After countless smallmouth bass invaded Piper Lake, part of the St. Mary’s River in Nova Scotia, the province applied a pesticide that targets fish, monitored the results and controlled the flow of the lake with “stop logs” that prevented the pesticide from getting into the river. The pesticide, known as rotenone, killed a total of 170 bass (not counting those that were captured either by angling or stunning the fish using an electric current).
The decision caused a divide amongst environmentalists and the province. But Steve Cooke, a professor of fish ecology at the Carleton University, says that it’s about context — taking a closer look at not only the process but the bass themselves.
“Bass are good predators. If you put them into a system where there are small salmonids, like trout, or say, juvenile Atlantic salmon, they're pretty darn good at feasting on them, and oftentimes will outcompete them,” Cooke says. “They eat other fish, they eat other prey and they compete for resources.”
The St. Mary’s River is an important river for these “salmonids,” specifically trout and Atlantic salmon, and Piper Lake is an important appendage for the system. When a bass enters the mainstream, they find the specific habitat they need to build a nest and lay up to 5,000 eggs. Their invasiveness can pose a bigger threat to the salmonid population and upset the ecosystem.
Kenny Silver, the vice president of the St. Mary’s River Association, says the river has been stressed by acid rain and other issues, so the bass was another factor harming the other native species.
“Atlantic salmon and American eels are threatened in the watershed and any invasive threat like bass would further challenge their survival,” Silver says.
A 2012 report from the Federal Department of Fisheries and Oceans assessed Atlantic salmon in Nova Scotia and determined that if the habitat was not improved, there was a 70 per cent chance the salmon would disappear from the river in 50 years.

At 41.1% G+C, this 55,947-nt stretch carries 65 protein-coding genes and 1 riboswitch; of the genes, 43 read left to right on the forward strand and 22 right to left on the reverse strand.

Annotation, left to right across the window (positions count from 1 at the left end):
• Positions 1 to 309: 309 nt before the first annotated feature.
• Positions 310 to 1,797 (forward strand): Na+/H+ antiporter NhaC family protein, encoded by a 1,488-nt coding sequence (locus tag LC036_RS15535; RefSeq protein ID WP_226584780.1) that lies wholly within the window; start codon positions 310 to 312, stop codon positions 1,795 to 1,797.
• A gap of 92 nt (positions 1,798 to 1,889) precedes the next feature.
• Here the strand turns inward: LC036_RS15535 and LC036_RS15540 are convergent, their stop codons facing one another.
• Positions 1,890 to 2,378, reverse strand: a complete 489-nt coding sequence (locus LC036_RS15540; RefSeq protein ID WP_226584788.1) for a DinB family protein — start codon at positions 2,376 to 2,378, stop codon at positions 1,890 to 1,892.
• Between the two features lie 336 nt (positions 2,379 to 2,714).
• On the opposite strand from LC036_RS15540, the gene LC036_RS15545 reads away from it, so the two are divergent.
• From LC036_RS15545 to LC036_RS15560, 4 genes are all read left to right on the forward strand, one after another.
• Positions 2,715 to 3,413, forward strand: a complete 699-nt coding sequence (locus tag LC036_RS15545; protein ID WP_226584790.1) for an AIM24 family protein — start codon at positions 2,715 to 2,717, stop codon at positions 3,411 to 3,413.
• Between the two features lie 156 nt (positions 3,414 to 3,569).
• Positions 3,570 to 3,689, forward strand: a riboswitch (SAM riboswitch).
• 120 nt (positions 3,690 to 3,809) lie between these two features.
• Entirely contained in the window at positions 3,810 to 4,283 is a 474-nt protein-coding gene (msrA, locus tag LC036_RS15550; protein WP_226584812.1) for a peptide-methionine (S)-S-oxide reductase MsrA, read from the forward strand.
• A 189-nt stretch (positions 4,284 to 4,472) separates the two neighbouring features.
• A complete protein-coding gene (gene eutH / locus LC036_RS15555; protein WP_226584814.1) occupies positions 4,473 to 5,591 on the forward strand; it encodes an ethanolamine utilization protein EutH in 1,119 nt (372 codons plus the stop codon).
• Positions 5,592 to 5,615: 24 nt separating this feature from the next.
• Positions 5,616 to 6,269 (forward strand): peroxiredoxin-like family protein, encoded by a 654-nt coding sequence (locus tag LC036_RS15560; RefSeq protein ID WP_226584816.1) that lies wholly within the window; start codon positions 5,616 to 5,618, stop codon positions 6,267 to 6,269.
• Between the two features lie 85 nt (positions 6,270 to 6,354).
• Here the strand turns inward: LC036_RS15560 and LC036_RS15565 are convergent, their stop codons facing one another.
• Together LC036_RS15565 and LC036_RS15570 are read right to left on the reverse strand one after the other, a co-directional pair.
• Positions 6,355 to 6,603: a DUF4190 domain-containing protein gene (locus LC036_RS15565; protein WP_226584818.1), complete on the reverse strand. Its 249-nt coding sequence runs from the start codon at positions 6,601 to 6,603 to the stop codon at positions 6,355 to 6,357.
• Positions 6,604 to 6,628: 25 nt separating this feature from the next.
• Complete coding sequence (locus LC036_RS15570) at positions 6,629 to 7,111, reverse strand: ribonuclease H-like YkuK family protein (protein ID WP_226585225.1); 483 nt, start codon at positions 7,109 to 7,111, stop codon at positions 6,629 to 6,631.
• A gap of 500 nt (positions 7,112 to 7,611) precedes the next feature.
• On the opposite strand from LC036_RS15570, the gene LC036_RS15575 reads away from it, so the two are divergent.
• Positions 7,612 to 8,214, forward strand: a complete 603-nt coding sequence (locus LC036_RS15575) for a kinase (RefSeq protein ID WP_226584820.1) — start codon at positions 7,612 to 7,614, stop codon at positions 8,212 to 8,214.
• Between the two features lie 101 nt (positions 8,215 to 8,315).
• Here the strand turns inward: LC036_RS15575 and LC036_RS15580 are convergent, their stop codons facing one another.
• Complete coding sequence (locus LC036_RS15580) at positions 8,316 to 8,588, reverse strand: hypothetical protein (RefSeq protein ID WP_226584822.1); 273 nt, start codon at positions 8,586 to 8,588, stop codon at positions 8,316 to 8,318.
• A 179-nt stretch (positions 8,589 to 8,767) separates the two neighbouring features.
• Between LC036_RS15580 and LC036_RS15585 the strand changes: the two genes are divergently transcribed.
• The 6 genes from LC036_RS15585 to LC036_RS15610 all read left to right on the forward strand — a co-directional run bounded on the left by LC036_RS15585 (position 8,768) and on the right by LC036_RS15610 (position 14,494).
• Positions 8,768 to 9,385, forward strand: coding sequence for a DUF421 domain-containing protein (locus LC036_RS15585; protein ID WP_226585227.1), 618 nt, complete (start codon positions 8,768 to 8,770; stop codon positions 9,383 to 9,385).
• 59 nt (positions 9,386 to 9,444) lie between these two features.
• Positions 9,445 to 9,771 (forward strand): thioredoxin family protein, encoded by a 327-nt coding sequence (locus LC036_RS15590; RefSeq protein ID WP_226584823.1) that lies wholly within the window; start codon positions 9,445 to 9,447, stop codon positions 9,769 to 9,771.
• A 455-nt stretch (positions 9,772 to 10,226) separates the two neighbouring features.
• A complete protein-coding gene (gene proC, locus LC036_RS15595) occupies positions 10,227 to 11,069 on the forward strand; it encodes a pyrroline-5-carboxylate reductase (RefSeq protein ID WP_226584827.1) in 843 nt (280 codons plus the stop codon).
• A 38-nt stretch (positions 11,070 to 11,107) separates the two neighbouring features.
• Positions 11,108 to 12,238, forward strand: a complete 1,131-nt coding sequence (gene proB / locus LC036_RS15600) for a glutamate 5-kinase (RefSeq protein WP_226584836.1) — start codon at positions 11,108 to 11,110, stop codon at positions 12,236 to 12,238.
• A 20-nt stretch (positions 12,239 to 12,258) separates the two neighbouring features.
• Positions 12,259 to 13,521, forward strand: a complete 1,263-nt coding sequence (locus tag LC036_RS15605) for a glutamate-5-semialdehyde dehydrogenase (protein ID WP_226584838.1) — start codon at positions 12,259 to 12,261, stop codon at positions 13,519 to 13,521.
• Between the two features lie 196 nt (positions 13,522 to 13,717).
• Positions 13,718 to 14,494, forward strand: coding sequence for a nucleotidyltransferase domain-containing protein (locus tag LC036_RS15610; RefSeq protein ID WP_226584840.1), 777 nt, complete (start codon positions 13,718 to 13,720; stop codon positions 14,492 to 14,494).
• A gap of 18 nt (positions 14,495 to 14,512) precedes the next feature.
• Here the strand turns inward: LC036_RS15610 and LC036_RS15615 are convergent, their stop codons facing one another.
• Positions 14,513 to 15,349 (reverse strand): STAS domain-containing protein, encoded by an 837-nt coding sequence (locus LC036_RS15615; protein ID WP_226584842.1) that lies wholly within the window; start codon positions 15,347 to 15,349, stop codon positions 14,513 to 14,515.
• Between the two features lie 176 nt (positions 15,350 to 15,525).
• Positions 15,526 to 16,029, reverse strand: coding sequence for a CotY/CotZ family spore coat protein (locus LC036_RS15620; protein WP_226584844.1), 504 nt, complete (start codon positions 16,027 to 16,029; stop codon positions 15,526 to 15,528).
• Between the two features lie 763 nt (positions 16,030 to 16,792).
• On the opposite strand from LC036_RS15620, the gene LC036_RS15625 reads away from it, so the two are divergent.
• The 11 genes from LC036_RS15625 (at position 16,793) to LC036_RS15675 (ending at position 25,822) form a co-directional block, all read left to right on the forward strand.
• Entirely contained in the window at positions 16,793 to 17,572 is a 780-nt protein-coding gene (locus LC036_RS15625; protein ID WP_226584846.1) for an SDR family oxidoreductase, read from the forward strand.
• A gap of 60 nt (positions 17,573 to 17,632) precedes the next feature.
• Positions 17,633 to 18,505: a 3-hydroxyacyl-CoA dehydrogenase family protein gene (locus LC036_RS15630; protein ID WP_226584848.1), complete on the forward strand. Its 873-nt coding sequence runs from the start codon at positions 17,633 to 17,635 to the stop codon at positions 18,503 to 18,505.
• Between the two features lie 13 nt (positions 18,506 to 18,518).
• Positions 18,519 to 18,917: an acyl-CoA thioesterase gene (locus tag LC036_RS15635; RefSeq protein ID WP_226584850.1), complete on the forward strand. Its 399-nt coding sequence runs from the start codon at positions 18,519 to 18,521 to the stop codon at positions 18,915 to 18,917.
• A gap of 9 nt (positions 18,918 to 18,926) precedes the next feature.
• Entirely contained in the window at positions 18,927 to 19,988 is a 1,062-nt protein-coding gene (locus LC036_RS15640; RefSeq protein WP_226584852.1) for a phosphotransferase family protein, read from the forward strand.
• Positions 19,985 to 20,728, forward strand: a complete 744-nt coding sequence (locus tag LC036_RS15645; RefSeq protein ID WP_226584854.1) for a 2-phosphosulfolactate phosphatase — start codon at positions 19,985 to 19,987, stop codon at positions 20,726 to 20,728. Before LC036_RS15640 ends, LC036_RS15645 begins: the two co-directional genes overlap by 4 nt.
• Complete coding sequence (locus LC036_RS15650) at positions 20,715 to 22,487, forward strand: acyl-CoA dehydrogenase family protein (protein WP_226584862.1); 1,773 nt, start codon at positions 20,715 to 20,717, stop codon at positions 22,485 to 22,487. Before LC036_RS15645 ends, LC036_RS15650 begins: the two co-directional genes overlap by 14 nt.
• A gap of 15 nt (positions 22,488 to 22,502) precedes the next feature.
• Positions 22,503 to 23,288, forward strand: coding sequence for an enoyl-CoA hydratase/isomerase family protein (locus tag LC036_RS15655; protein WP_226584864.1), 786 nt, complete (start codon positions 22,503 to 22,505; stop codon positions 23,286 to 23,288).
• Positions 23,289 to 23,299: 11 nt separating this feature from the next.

Rotenone was the only solution to the problem.
Cooke says that because the chemical is a piscicide, it offers a “clean slate” because it only harms fish species. He says this is where social acceptance issues arise, but that with careful thought, it is the only way to reclaim the lake — by entirely eliminating the population.
“It might mean going in ahead of time, and catching as many of the endangered species as possible, holding them elsewhere, nuking the system, and then reintroducing those [species],” he says.
It may seem dramatic, but it’s a careful procedure. Silver says the trout and salmon were removed from the lake before the chemical was added, and placed in cages in a nearby brook that drains into the lake. Unfortunately, some minnows, suckers and yellow perch were not removed and died as a result of the piscicide.
He says as of now, the rotenone has dissolved in Piper Lake and the stop logs have been removed. The bass have been eradicated and the lake will be monitored for the next few months, even though, Silver says, there should be no long term impacts on the river. The salmon and trout were placed back in the lake, in the hopes that they will continue to thrive there.